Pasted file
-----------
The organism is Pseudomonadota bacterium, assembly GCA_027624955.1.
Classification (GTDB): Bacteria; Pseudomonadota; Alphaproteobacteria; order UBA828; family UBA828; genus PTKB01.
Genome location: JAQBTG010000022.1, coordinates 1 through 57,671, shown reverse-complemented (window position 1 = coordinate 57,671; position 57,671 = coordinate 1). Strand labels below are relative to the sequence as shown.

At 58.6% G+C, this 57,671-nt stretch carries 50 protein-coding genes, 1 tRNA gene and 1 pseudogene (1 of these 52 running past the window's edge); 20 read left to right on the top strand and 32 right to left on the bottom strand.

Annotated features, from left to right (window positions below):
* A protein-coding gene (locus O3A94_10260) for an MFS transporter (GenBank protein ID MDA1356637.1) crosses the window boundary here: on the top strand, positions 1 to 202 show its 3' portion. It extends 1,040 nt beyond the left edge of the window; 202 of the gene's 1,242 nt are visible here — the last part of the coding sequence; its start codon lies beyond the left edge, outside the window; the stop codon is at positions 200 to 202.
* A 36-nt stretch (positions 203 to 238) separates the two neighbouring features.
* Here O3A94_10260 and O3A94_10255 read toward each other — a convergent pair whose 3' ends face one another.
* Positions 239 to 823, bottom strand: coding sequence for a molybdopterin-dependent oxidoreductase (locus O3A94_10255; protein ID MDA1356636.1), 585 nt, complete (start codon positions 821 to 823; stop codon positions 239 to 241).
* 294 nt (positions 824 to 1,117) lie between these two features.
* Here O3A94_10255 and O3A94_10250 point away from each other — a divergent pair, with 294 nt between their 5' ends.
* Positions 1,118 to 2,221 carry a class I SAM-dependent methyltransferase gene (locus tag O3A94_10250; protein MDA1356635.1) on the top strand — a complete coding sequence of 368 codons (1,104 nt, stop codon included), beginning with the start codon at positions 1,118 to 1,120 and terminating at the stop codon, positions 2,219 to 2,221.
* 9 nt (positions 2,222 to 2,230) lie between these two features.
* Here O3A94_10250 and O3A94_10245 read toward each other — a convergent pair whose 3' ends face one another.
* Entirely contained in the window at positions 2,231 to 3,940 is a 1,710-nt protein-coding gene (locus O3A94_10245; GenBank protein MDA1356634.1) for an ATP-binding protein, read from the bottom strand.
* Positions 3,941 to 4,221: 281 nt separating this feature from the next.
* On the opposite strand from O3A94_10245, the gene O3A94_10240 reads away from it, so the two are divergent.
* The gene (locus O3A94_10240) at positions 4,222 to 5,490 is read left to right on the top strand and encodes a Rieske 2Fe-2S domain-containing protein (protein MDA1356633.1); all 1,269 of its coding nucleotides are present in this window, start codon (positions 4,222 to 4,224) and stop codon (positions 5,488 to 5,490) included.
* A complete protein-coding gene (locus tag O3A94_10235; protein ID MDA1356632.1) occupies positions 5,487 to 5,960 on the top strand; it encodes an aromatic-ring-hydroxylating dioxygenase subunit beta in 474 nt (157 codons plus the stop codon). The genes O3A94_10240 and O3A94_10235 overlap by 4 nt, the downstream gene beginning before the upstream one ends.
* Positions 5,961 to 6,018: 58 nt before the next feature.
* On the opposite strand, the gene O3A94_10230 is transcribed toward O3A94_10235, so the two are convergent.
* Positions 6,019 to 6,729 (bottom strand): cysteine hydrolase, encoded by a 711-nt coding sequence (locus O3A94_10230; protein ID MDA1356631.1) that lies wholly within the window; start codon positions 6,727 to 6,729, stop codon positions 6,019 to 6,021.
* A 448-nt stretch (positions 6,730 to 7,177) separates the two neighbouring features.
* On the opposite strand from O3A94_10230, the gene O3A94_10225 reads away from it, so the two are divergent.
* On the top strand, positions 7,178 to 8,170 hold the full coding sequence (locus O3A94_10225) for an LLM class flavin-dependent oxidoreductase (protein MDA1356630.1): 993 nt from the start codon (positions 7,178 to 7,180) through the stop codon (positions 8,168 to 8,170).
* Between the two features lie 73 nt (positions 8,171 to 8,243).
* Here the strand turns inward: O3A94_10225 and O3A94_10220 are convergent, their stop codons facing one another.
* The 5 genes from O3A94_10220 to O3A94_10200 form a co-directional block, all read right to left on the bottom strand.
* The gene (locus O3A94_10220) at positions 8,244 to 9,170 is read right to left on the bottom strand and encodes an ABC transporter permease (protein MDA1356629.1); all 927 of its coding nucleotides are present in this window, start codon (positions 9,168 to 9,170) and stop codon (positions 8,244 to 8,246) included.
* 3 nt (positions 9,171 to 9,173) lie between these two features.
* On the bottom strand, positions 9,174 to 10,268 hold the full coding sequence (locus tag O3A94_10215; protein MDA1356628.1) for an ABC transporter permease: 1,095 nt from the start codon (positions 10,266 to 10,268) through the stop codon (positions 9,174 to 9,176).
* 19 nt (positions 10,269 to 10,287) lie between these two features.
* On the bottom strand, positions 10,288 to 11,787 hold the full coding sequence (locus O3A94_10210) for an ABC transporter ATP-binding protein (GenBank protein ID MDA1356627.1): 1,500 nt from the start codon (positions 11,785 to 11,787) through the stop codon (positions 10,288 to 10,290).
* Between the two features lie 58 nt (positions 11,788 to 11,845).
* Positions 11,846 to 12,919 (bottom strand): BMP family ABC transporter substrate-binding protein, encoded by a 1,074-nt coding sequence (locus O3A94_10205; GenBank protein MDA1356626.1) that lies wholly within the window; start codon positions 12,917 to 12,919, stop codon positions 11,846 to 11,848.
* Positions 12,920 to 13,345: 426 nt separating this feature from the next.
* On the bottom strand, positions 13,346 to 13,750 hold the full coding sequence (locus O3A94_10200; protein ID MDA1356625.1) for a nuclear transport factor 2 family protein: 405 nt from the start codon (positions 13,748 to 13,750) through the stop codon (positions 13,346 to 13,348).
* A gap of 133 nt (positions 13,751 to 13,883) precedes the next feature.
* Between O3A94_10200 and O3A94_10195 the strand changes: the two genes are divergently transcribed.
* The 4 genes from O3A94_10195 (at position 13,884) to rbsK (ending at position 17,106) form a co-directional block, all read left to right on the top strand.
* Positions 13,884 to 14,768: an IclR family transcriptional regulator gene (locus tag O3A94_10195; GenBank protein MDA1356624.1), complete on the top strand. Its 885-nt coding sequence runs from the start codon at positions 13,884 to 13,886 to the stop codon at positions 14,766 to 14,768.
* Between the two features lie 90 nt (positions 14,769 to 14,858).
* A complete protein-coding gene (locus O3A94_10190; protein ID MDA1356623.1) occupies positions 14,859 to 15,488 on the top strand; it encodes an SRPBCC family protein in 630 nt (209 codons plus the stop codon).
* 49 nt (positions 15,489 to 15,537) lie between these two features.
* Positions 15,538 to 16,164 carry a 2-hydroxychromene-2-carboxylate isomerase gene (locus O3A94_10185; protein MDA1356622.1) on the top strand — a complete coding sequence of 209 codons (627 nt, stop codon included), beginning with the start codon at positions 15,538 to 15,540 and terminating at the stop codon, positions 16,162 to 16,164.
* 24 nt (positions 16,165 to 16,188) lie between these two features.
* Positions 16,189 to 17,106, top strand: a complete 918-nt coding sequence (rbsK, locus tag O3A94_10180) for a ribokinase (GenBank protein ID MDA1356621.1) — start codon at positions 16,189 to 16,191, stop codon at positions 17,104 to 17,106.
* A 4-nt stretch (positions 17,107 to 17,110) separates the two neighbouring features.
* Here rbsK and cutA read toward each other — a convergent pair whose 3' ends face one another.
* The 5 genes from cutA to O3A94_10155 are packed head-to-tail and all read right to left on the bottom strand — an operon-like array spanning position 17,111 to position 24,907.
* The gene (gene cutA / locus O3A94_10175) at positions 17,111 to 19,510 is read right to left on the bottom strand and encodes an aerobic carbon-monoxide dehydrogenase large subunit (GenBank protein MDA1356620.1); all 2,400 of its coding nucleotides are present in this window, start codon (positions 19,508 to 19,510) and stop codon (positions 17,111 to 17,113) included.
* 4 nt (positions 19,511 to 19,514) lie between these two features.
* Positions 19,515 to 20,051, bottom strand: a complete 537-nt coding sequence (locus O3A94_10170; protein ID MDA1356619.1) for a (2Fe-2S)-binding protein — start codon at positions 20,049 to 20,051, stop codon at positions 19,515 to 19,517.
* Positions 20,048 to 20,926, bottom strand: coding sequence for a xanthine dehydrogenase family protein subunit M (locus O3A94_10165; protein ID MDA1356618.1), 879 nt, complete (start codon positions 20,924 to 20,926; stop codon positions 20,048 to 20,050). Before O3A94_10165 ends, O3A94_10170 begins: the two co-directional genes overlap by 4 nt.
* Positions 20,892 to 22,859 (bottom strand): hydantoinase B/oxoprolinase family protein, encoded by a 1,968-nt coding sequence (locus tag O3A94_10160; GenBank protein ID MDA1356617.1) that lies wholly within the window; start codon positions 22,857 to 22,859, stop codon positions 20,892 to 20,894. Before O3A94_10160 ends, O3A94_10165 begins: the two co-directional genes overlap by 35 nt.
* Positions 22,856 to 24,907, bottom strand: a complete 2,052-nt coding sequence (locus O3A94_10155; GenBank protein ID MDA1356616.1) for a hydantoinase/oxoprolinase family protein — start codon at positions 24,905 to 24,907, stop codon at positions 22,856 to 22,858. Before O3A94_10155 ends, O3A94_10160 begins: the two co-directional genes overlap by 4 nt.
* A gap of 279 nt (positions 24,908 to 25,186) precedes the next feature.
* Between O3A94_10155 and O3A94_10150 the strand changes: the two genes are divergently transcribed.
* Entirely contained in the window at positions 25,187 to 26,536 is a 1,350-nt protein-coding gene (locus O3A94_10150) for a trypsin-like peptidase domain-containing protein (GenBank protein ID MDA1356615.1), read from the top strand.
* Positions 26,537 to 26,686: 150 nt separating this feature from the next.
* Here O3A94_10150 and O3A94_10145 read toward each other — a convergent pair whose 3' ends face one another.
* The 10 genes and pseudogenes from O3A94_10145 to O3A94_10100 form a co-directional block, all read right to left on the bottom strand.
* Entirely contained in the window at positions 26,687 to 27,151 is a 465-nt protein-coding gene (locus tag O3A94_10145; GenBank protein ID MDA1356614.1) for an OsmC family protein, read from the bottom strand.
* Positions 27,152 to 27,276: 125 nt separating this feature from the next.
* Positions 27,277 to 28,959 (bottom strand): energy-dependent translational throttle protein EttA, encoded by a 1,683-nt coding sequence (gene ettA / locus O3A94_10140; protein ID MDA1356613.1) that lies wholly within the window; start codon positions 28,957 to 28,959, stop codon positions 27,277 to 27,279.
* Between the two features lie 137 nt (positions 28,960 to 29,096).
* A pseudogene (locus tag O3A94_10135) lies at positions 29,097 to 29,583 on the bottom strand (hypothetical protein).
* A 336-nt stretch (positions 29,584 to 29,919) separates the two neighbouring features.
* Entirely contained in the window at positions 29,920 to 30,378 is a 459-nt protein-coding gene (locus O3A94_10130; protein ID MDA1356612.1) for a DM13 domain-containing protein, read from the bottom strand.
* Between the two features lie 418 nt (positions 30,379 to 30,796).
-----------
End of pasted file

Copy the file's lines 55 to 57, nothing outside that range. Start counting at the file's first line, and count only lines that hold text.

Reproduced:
* Positions 20,892 to 22,859 (bottom strand): hydantoinase B/oxoprolinase family protein, encoded by a 1,968-nt coding sequence (locus tag O3A94_10160; GenBank protein ID MDA1356617.1) that lies wholly within the window; start codon positions 22,857 to 22,859, stop codon positions 20,892 to 20,894. Before O3A94_10160 ends, O3A94_10165 begins: the two co-directional genes overlap by 35 nt.
* Positions 22,856 to 24,907, bottom strand: a complete 2,052-nt coding sequence (locus O3A94_10155; GenBank protein ID MDA1356616.1) for a hydantoinase/oxoprolinase family protein — start codon at positions 24,905 to 24,907, stop codon at positions 22,856 to 22,858. Before O3A94_10155 ends, O3A94_10160 begins: the two co-directional genes overlap by 4 nt.
* A gap of 279 nt (positions 24,908 to 25,186) precedes the next feature.